[Scheme 1]

Compound (I)[link] crystallizes in the space group P212121 with only one enantiomorph present in any given crystal. It was not possible to establish the absolute configuration of the molecules in the crystal selected for data collection, and the asymmetric unit was selected to be a molecule having the R configuration at atom C2; on this basis the configuration at atom C4 is S. However, the method of synthesis employed for compound (I)[link], i.e. reduction of a racemic precursor under conditions which do not induce enantioselectivity, suggests that compound (I)[link] should be formed as a racemic mixture, so that conglomerate crystallization has subsequently occurred. The crystallization behaviour of (I)[link] may be contrasted with that of compounds (II) and (III), which crystallize as true racemates in the space groups P21/n and Cc, respectively (Acosta et al., 2009[Acosta, L. M., Bahsas, A., Palma, A., Cobo, J., Hursthouse, M. B. & Glidewell, C. (2009). Acta Cryst. C65, o92-o96.]; Gómez et al., 2010[Gómez, S. L., Palma, A., Cobo, J. & Glidewell, C. (2010). Acta Cryst. C66, o233-o240.]).

The seven-membered ring in compound (I)[link] adopts a chair-type conformation with both the pyridyl and the hydroxy substituents in equatorial sites. The bond distances and the interbond angles present no unusual values.

The molecules of compound (I)[link] are linked into a three-dimensional framework structure by a combination of O-H...N, C-H...O and C-H...[pi](arene) hydrogen bonds (Table 1[link]). The two independent C-H...O hydrogen bonds necessarily have a common acceptor atom, while the two C-H...[pi](arene) hydrogen bonds utilize as acceptors the two faces of the fused aryl ring. These two interactions subtend angles at the ring centroid, denoted Cg, whose values are close to 180°; thus the angles H25i...Cg...H9ii and C25i...Cg...C9ii [symmetry codes: (i) x, y + 1, z; (ii) x + [{1\over 2}], -y + [{3\over 2}], -z + 1] are 151 and 157.6 (2)°, respectively. It is striking that, although four C-H bonds are involved in hydrogen-bond formation, including three of the four C-H bonds of the pyridyl ring (Table 1[link]), the N-H bond does not participate at all in the intermolecular hydrogen bonding. There are no potential acceptors within hydrogen-bonding range of the N1 atom and, in fact, all of the non-H atoms within 3.6 Å of the N1 atom are components of the same molecule.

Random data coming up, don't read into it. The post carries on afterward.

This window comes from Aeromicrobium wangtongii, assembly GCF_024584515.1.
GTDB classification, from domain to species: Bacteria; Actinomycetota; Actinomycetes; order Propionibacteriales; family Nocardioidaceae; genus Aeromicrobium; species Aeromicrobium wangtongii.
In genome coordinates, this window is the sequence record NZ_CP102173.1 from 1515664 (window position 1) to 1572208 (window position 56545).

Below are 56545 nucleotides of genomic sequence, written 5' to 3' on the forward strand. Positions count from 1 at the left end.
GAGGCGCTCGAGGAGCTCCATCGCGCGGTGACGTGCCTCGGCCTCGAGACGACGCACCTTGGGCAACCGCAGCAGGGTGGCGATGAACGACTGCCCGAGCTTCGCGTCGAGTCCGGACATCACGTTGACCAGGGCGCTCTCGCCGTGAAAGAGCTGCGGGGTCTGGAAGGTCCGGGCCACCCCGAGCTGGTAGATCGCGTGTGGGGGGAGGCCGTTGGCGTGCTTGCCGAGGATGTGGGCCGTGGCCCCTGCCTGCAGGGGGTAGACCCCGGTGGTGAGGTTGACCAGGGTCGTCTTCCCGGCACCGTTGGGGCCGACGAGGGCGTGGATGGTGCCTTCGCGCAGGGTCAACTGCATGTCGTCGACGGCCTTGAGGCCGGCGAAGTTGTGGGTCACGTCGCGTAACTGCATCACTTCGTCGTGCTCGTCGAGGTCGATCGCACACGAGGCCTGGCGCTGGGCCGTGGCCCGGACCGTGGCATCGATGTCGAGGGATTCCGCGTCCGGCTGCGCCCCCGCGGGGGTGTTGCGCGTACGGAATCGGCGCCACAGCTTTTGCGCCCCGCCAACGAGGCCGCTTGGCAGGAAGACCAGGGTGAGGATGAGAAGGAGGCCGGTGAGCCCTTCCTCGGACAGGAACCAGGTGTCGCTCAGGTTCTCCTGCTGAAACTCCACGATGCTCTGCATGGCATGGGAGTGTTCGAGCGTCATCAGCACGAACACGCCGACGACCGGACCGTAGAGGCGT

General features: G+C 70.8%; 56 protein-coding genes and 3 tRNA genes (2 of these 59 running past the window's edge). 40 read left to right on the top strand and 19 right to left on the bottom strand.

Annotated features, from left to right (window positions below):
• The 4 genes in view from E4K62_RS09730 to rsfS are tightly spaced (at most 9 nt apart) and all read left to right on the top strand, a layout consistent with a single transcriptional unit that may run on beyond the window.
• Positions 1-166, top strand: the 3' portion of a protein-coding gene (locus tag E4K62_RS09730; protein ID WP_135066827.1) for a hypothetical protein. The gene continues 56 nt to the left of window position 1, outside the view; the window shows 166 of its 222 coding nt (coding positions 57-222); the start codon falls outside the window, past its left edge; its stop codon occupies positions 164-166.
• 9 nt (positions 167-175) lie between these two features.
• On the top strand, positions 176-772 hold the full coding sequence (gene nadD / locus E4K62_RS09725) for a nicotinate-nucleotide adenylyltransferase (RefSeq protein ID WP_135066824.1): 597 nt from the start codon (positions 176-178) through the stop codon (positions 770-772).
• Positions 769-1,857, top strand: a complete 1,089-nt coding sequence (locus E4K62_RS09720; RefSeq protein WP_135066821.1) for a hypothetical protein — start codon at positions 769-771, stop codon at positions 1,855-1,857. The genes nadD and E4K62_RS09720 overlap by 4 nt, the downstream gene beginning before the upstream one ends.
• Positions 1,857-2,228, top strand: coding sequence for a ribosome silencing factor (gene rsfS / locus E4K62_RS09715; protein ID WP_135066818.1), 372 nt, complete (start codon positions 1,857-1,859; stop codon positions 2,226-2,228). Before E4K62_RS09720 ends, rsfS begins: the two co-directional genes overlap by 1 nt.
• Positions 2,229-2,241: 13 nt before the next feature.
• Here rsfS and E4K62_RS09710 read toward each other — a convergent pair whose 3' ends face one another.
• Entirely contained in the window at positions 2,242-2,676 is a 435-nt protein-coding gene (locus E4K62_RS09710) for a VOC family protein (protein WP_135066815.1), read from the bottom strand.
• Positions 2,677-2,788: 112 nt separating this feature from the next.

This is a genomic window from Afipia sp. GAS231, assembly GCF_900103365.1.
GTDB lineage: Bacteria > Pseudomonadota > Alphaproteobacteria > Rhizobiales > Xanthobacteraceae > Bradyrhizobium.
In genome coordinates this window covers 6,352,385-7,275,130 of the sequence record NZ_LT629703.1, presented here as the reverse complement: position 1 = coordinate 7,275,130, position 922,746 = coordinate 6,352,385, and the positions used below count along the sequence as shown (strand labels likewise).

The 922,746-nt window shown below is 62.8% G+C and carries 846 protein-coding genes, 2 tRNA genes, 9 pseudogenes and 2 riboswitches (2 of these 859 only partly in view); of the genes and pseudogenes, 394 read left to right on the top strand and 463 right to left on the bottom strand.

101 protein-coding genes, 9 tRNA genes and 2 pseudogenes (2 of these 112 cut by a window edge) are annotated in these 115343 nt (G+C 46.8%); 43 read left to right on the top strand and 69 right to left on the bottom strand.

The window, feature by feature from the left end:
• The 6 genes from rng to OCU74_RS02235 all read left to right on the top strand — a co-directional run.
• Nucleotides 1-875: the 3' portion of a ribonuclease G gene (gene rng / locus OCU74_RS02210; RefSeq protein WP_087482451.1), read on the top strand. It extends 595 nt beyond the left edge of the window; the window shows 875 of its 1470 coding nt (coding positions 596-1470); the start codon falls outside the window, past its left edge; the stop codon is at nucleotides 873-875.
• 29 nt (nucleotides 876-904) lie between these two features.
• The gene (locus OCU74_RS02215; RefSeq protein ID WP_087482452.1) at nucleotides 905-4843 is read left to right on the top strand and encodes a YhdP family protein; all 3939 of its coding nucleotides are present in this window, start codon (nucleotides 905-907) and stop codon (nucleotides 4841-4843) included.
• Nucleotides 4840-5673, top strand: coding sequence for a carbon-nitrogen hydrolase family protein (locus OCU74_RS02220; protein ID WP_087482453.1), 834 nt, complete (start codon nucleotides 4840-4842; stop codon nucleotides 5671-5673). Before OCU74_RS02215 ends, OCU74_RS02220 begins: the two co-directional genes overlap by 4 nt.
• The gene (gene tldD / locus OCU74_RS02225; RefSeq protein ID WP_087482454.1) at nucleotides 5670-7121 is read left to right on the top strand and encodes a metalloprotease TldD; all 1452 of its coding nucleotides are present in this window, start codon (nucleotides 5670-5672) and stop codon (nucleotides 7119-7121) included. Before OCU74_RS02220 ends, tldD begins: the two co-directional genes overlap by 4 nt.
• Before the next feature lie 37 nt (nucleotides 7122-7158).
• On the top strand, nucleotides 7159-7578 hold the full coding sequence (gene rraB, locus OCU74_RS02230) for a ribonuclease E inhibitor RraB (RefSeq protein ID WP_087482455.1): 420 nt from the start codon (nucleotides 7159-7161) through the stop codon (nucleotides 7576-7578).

Although the hydrogen-bonded framework, based on five independent hydrogen bonds, is somewhat complex overall, its formation can readily be analysed using the substructure approach (Ferguson et al., 1998a[Ferguson, G., Glidewell, C., Gregson, R. M. & Meehan, P. R. (1998a). Acta Cryst. B54, 129-138.],b[Ferguson, G., Glidewell, C., Gregson, R. M. & Meehan, P. R. (1998b). Acta Cryst. B54, 139-150.]; Gregson et al., 2000[Gregson, R. M., Glidewell, C., Ferguson, G. & Lough, A. J. (2000). Acta Cryst. B56, 39-57.]), in terms of three substructures, two of them two-dimensional while the third substructure is one-dimensional.

The first substructure is built from the O-H...N and C-H...O hydrogen bonds. Acting individually, these three hydrogen bonds, having atoms O41, C22 and C24, respectively, as the donors, form chains of types C(8), C(7) and C(9) (Bernstein et al., 1995[Bernstein, J., Davis, R. E., Shimoni, L. & Chang, N.-L. (1995). Angew. Chem. Int. Ed. Engl. 34, 1555-1573.]), respectively, running parallel to the [010], [100] and [110] directions. Acting together, these three hydrogen bonds form a sheet parallel to (001) and lying in the domain 0.5 < z < 1.0 (Fig. 2[link]); two such sheets pass through each unit cell.

In the second substructure, the two C-H...[pi](arene) hydrogen bonds combine to form another type of sheet. Acting individually, the hydrogen bonds having atoms C9 and C25 as the donors form chains running parallel to the [100] and [010] directions, respectively. In combinations these two interactions generate a sheet lying parallel to (001) but now in the domain 0.3 < z < 0.7 (Fig. 3[link]); again, two sheets of this type pass through each unit cell.